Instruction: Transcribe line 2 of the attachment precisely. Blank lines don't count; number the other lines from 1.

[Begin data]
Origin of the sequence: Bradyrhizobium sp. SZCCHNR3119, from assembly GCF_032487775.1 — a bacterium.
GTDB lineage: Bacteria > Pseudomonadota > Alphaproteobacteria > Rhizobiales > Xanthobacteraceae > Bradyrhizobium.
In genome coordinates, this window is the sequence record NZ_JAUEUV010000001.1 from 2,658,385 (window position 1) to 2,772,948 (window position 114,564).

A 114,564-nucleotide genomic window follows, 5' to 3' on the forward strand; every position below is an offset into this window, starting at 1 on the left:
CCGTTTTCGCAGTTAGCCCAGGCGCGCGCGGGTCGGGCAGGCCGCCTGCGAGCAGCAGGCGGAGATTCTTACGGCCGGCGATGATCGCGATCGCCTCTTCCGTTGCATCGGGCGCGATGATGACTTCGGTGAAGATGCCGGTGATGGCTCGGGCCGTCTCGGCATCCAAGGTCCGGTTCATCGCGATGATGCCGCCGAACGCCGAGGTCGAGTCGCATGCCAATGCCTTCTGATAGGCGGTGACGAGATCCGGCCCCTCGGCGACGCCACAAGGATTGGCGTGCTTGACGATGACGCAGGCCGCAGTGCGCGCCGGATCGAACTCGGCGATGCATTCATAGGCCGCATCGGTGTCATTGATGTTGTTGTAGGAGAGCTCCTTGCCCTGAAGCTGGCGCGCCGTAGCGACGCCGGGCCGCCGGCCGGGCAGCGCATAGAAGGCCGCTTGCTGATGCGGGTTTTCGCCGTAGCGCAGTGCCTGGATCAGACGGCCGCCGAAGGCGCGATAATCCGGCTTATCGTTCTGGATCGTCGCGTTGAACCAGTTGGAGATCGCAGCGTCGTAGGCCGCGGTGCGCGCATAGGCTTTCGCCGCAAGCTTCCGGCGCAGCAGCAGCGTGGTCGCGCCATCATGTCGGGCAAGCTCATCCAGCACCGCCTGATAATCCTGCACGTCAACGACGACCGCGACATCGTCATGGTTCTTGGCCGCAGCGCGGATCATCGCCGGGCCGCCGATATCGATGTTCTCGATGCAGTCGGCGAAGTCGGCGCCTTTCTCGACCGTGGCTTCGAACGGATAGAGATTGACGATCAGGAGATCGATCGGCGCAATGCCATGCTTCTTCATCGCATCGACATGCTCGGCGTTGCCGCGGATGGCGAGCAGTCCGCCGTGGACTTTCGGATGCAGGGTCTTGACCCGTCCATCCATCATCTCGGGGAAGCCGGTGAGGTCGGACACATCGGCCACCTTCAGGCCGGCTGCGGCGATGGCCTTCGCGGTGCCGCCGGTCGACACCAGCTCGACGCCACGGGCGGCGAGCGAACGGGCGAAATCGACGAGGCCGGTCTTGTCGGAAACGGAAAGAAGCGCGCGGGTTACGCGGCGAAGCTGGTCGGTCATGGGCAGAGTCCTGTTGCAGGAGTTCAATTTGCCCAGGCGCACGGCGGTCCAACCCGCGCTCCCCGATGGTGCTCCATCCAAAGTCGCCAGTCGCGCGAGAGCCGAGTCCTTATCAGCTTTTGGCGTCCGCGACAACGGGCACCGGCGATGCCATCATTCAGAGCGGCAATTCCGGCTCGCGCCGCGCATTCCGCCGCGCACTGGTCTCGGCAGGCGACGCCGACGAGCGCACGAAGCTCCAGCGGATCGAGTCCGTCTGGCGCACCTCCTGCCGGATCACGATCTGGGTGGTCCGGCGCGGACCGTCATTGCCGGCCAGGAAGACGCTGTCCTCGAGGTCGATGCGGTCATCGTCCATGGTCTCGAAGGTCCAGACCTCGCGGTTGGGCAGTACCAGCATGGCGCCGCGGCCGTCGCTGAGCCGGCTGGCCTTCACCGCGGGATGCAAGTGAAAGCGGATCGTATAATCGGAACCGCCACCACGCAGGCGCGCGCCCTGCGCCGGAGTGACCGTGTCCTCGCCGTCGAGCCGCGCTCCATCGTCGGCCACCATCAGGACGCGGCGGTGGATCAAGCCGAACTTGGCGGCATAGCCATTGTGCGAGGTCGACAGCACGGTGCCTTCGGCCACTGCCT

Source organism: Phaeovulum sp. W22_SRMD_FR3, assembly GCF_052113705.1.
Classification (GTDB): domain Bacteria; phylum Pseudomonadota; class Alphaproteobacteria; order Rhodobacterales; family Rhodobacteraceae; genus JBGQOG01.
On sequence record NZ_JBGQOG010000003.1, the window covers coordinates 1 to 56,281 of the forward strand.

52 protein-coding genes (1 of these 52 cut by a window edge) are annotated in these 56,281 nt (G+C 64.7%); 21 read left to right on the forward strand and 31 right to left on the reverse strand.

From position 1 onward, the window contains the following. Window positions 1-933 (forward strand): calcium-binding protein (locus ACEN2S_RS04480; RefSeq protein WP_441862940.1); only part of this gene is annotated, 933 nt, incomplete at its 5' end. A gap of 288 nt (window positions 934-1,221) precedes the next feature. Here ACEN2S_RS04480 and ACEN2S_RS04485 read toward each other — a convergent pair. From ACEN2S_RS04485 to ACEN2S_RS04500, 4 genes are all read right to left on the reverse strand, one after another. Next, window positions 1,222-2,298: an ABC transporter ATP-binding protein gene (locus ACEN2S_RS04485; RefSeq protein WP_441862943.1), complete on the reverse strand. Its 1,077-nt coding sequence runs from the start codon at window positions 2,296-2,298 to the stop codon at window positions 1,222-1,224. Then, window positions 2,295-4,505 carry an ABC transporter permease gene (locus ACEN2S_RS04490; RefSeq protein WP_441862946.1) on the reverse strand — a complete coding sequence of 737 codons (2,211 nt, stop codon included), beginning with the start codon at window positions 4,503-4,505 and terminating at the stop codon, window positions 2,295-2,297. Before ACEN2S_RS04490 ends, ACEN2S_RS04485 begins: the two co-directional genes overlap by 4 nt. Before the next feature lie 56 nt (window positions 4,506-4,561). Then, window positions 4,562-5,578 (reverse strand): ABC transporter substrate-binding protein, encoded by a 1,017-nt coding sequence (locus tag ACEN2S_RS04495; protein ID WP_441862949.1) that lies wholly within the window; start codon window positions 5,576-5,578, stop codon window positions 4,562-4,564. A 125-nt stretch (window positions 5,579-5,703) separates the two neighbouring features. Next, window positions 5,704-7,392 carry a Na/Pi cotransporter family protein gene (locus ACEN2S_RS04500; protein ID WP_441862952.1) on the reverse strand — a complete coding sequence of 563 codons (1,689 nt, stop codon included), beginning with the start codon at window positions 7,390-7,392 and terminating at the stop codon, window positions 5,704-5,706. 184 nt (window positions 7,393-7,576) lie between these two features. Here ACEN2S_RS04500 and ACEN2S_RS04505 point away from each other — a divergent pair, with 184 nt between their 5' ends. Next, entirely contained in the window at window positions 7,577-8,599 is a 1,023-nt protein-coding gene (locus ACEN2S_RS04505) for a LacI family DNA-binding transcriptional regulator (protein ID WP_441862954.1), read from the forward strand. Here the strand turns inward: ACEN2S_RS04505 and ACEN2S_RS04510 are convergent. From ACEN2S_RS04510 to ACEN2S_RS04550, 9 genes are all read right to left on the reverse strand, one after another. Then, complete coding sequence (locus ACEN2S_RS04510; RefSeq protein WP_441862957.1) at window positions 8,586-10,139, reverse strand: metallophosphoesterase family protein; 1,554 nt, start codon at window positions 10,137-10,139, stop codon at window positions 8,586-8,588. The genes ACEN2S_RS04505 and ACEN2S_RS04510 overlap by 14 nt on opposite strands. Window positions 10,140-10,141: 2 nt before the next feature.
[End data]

GTDB lineage: Bacteria > Pseudomonadota > Alphaproteobacteria > Rhizobiales > Xanthobacteraceae > Bradyrhizobium.